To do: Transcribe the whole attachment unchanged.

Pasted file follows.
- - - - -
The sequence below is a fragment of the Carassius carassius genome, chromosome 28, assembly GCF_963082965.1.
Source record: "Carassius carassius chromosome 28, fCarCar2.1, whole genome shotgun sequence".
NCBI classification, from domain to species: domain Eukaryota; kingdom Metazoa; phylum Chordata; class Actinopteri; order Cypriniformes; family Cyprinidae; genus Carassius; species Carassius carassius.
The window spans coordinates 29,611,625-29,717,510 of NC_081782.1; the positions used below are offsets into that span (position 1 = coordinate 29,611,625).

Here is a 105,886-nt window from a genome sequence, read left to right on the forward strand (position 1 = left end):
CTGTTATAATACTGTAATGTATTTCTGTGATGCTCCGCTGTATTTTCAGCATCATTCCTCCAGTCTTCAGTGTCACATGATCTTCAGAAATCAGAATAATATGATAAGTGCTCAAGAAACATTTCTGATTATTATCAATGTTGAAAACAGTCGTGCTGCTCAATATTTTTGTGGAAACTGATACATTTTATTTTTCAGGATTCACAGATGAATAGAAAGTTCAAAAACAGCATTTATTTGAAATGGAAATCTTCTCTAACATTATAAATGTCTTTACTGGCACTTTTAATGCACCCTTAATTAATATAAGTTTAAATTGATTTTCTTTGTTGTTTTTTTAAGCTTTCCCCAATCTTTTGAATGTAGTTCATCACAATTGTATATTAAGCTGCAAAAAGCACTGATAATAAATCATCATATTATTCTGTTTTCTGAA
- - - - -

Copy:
The sequence below is a fragment of the Carassius carassius genome, chromosome 28, assembly GCF_963082965.1.
Source record: "Carassius carassius chromosome 28, fCarCar2.1, whole genome shotgun sequence".
NCBI classification, from domain to species: domain Eukaryota; kingdom Metazoa; phylum Chordata; class Actinopteri; order Cypriniformes; family Cyprinidae; genus Carassius; species Carassius carassius.
The window spans coordinates 29,611,625-29,717,510 of NC_081782.1; the positions used below are offsets into that span (position 1 = coordinate 29,611,625).

Here is a 105,886-nt window from a genome sequence, read left to right on the forward strand (position 1 = left end):
CTGTTATAATACTGTAATGTATTTCTGTGATGCTCCGCTGTATTTTCAGCATCATTCCTCCAGTCTTCAGTGTCACATGATCTTCAGAAATCAGAATAATATGATAAGTGCTCAAGAAACATTTCTGATTATTATCAATGTTGAAAACAGTCGTGCTGCTCAATATTTTTGTGGAAACTGATACATTTTATTTTTCAGGATTCACAGATGAATAGAAAGTTCAAAAACAGCATTTATTTGAAATGGAAATCTTCTCTAACATTATAAATGTCTTTACTGGCACTTTTAATGCACCCTTAATTAATATAAGTTTAAATTGATTTTCTTTGTTGTTTTTTTAAGCTTTCCCCAATCTTTTGAATGTAGTTCATCACAATTGTATATTAAGCTGCAAAAAGCACTGATAATAAATCATCATATTATTCTGTTTTCTGAA